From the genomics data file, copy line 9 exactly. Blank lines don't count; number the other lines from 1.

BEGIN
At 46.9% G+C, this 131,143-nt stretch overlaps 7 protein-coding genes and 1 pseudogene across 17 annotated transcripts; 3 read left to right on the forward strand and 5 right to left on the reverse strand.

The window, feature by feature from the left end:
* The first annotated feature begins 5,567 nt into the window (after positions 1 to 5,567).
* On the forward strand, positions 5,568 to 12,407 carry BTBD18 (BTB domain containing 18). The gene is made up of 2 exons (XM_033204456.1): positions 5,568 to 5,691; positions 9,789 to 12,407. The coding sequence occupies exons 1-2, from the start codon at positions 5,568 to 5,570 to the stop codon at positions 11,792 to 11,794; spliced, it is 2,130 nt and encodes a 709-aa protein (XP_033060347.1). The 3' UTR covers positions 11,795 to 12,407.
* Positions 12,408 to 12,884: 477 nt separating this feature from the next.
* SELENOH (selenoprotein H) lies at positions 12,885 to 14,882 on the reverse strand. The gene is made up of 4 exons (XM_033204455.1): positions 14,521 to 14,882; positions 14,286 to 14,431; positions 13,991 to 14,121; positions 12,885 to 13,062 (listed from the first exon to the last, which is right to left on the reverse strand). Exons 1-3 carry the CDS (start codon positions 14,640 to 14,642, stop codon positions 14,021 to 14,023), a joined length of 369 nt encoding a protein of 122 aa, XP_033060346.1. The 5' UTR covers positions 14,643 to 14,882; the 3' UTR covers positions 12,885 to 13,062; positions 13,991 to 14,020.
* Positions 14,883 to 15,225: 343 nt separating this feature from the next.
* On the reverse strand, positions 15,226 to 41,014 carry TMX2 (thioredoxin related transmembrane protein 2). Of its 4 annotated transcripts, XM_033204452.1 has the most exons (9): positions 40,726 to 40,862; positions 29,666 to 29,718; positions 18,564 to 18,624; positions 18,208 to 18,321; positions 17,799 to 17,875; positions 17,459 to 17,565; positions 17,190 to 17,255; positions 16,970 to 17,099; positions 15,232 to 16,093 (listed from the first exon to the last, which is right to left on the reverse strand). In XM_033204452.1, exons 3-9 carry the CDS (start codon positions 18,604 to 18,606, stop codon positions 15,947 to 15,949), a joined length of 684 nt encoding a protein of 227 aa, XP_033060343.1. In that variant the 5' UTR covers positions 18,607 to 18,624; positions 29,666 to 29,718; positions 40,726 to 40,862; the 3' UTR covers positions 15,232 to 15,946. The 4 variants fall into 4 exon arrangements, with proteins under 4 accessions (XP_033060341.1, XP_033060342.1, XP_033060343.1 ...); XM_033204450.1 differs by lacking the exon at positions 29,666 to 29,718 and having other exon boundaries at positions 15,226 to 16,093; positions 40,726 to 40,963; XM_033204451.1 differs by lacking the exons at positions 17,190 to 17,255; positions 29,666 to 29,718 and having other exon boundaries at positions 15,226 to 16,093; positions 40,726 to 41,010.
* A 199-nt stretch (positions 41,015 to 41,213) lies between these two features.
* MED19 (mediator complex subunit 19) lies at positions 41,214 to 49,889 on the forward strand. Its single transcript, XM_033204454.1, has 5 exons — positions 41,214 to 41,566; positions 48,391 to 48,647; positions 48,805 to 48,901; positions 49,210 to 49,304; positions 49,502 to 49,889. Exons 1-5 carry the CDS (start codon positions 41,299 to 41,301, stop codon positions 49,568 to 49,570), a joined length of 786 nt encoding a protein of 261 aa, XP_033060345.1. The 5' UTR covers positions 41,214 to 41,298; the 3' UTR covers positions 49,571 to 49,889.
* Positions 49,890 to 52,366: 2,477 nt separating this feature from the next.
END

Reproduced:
* A 199-nt stretch (positions 41,015 to 41,213) lies between these two features.